Associate Professor Jay Marlowe

PhD, MSW, BA (Hons)

Biography

Associate Professor Jay Marlowe’s research activities are in the areas of refugee studies with a focus on settlement, migration policy and disaster risk reduction.  As a social worker and former visiting fellow with the Refugee Studies Centre at Oxford University, he has experience working with refugee communities as a practitioner and researcher to inform refugee settlement in relation to practice, policy and theory. He has published more than 50 peer reviewed papers in relation to these fields.

Jay has secured (as principal or associated investigator) numerous external grants worth more than $2.2 million.  These activities include collaborations across Europe, Australasia and North America.  He is a current receipient of a Marsden fast start which examines how refugees practise transnational family and friendship through social media. Other major collaboration include European funded project on crisis translation and the National Science Challenges that focuses on societal resilience to disasters within Auckland. In 2016, he was a visiting scholar at the Natural Hazards Center at the University of Colorado. 

Professionally, Jay has worked as a social worker at the Loss and Grief Centre in Adelaide which provided counselling and community development initiatives for people and communities living through loss and trauma. He has also worked in a number of international settings that includes working for three years in wilderness programs with adjudicated youths in the United States. He worked as a director of a Guatemalan organisation called Quetzaltrekkers that supported a school known as the Escuela de la Calle (School of the Streets). This organisation assisted in providing free education to children from low income backgrounds and supported homeless children by offering a free dormitory, food and family support services. He has also worked on a community development initiative with an indigenous community in the Amazon basin of Ecuador.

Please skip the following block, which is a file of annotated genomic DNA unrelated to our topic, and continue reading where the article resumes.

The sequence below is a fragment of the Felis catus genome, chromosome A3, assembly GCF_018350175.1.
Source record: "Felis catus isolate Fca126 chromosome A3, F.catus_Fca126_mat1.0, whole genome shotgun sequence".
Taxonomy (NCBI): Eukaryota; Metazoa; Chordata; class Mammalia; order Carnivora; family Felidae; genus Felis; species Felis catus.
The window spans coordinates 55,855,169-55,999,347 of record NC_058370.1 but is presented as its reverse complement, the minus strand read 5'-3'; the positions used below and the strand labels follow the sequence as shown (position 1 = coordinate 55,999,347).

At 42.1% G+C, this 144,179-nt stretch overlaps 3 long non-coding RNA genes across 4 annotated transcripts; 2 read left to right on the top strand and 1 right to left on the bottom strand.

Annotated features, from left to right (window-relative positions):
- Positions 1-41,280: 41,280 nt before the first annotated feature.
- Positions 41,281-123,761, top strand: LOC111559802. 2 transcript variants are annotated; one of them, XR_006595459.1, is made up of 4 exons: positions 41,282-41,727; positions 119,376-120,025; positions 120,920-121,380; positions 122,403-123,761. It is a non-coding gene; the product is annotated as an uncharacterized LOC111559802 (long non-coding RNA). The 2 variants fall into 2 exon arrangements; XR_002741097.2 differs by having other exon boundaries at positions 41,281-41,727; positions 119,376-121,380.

Research | Current

 

Jay’s primary area of research interest focuses upon refugee settlement, social inclusion and ways that migrant communities can participate within civil society. Click on the following links to hear radio interviews about his doctoral research with Sudanese refugees and a recent project on refugee communities' perspectives and responses to the Canterbury Earthquakes.  In 2014, he was co-editor for a special issue on Refugee Resettlement in New Zealand which is open access and is available on the link above.

You can view Jay's Google Scholar profile here.

Current Research

  • 2017: Marie Skłodowska-Curie Action Research and Innovation Staff Exchange (RISE) -- Crisis Translation, Associate Investigator, €230,000
  • 2016 – 2017: National Science Challenges, Societal Resliience to Disasters, Auckland Community Resilience Project, Associate Investigator
  • 2016: Principal Investigator -- Marsden Fast Start, Royal Society of New Zealand, Resettled but not Reunited: Refugees, Belonging and Digital Media, $300,000
  • 2016:  Engaged Social Science Research Cafe (ESocSci) Aotearoa New Zealand Refugee Settlement Conservatory: Investigating the Questions that Count (with AP Louise Humpage), $17,400
  • 2014 – 2016: Principal Investigator, Early Career Research Excellence Award, University of Auckland, Information Communication Technologies and Refugee Background Communities: Implications for Disaster Risk Reduction, $25,000
  • 2013 – 2016: Principal Investigator, Thematic Research Initiative: Transforming Cities, The urban/digital nexus: Participation, belonging and social media in Auckland, $15,000
  • 2013 - 2015: Associate Investigator, World University Network Fund (WUN), Comparative Refugee Settlement Policy, £10,000 ($19,350)
  • 2012 - 2014: Principal Investigator, Faculty Development Research Fund, University of Auckland, Refugee Settlement and Canterbury Earthquakes, $39,856

Awards and Prizes

  • 2017 National Tertiary Teaching Excellence Award, Ako Aotearoa
  • 2015 Marsden Fast Start, Royal Society, $300,000
  • 2014 Early Career Research Excellence Award, University of Auckland
  • 2014 Highly Commended Paper for Disaster Prevention and Management, see http://www.emeraldinsight.com/10.1108/DPM-01-2013-0019
  • 2013 Early Career Excellence in Teaching Award, University of Auckland
  • 2013 Royal Society New Zealand, Disaster Bioethics Action Group, $5000
  • 2013 Early Career Excellence in Teaching Award, Faculty of Education
  • 2009 AFUW-SA Cathy Candler Bursary, AU$3500 ($4080)
  • 2009 Flinders University Overseas Travelling Fellowship, the most prestigious award offered to a doctoral student at Flinders University
  • 2009 Australian Bicentennial Scholarship, King’s College London, £2,000 ($3870)